About CW

The Creative Writing program at Ruth Asawa School of the Arts, created in 2001, is a rigorous, accelerated discipline for highly motivated students who want to study the art and craft of writing. CW maintains a total enrollment of about 25 – 30 students. As with all arts disciplines at SOTA, admission is by audition, and class takes place in the afternoon, following the morning’s academic classes and lunch.

CW students work closely with artists-in-residence — working writers representing a variety of genres. Creative Writing I students (generally freshmen and sophomores) will spend much of their time working directly with Heather Woodward, Program Director. After demonstrating the requisite development in both writing and individual maturity, students move in the junior year to Creative Writing II, where the majority of instruction is with CW Associate Director Maia Ipp. The two sections do combine at various times in the year.

Before graduating, all CW students complete a Senior Thesis, an important component of the CW program. Working under the individual mentorship of an established writer in the community, each senior C-dub will produce a manuscript of substantial length that demonstrates the writing skills developed while in SOTA Creative Writing. The manuscript can be a collection of poems or short stories, a play, a novella or novel. Students design and create chapbooks or other publications as the culmination of their thesis, the release of which we celebrate with a reading.

In addition to the daily schedule, students are presented with many options – some mandatory – to attend readings and other literary or artistic events in the city at large. Creative Writing also has three performances scheduled each year, and in each case the week prior is devoted to preparation and rehearsal.

Frequently Asked Questions:

Is SOTA a typical San Francisco high school, with admission by choice/lottery?
No.  Admission to SOTA and Creative Writing is by audition only. More information is available on our Audition page and in the Admissions tab of the main SOTA website.

What kind of writing goes on?
The three main forms of writing CW works with are poetry, prose, and playwriting, though students are free to traverse the boundaries as they please. Many CW artists-in-residence work with innovative approaches that cross traditional arts boundaries.

Do I have to perform?
Performance is an important element of SOTA’s Creative Writing program, and definitely not optional. The department produces three shows each year, and students also appear at off-campus readings and events throughout the City.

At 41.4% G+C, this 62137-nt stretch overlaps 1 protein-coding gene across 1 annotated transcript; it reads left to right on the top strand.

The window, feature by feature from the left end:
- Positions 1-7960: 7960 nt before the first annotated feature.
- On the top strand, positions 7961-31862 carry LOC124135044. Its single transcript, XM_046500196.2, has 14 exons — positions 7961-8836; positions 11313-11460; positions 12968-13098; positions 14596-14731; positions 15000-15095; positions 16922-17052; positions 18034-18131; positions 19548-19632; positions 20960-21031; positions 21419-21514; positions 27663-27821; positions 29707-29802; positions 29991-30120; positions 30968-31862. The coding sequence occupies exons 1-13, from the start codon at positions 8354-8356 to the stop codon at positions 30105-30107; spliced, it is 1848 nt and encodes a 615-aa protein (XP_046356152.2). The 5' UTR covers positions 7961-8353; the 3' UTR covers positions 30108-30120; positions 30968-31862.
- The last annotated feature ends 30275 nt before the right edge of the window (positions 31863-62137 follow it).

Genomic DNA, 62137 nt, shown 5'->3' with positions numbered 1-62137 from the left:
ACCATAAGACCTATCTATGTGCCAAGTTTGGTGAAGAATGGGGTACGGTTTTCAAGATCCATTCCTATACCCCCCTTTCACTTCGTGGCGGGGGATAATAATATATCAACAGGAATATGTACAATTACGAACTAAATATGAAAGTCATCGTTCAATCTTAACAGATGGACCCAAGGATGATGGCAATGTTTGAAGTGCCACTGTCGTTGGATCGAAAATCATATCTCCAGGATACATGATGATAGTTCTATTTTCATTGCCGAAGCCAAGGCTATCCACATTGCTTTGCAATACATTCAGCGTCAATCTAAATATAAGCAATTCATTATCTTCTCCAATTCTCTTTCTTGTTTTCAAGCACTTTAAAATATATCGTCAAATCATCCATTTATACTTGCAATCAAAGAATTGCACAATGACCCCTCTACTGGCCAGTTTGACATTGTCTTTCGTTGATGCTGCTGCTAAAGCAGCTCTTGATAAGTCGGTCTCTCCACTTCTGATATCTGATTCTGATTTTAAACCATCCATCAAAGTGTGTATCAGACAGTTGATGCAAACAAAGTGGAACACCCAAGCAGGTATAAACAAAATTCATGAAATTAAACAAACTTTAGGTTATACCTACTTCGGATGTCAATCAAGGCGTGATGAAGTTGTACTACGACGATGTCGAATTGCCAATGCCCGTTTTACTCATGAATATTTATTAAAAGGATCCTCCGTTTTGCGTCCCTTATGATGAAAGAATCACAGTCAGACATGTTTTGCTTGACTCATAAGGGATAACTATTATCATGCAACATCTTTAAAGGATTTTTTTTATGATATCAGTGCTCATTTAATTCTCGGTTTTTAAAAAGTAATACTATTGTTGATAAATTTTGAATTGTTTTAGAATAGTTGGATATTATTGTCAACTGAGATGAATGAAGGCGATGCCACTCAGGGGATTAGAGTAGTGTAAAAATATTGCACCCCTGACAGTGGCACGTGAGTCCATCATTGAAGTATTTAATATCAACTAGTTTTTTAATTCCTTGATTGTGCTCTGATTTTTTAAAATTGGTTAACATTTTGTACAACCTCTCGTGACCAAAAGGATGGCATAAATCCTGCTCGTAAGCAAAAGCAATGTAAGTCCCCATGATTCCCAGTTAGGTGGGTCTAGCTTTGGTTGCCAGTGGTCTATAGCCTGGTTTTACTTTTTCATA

What if I have other talents and interests?
No use denying it: the arts disciplines at SOTA, including Creative Writing, make significant demands on student time. Still, many students continue to participate and excel in areas beyond their emphasis. C-dubs have been dedicated dancers, musicians, and photographers; they have donated significant time to community groups working with the homeless; they have interned at various museums throughout the city; they have participated in mock trial, debate, and in numerous cases, the theater. It’s not always easy, but it can be done, and the broadened involvement adds perspective and depth to the work produced within the department.

Are Creative Writing students published?
CW students are heavily represented in umläut, the literary magazine produced by the department with submissions from students throughout the school. CW students have appeared both in print and in countless web magazines, and have won many local, regional, and national contests.

What are the expectations for involvement beyond the classroom?
San Francisco is a dynamic city and CW students are urged to take full advantage of its opportunities. Field trips to readings, art installations, lectures, etc. are common and help students see themselves as part of a larger writing community.  In addition, each Monday is “Community” day in CW, during which all students participate in different internships within the neighborhood community.

Are there opportunities for parent involvement?
Yes, parent help is welcome, needed, and, dare we say, expected in Creative Writing.  Parents serve as liaisons between department head Heather Woodward, the PTSA and other parents; they provide publicity for performances, and sell food and umläuts at these same events; they lend their time on audition days to speak with parents of prospective C-dubs, and lend their homes for potluck dinners. Grant applications written by parents — along with financial contributions from parents —  have funded artists-in-residence and department supplies and software. This website was created and, for its first three years, maintained on a volunteer basis by a parent. To emphasize the importance of parent involvement, at least one parent/guardian is required to meet with director Heather Woodward at the outset of the prospective student’s audition.

What about college?
Many parents wonder how college opportunities are affected by the intense, early focus of an arts school education. We can say that CW grads overwhelmingly go on to higher education, and do so at a wide range of national and international schools. The list of schools accepting SOTA C-dub graduates now includes Harvard, Yale, Columbia, NYU, Sarah Lawrence, McGill, Edinburgh, Mills, Shimer, Lewis and Clark, Bard, and various UC branches. Individual effort always trumps program elements, of course, but C-dub applications certainly get a boost from the emphasis on high-level writing and analytical skills, from close contacts with working writers, and from four years of internship, community service, and performance experience.

Who do I contact about the site?
Send site-related comments, questions or suggestions to sotacw@gmail.com.

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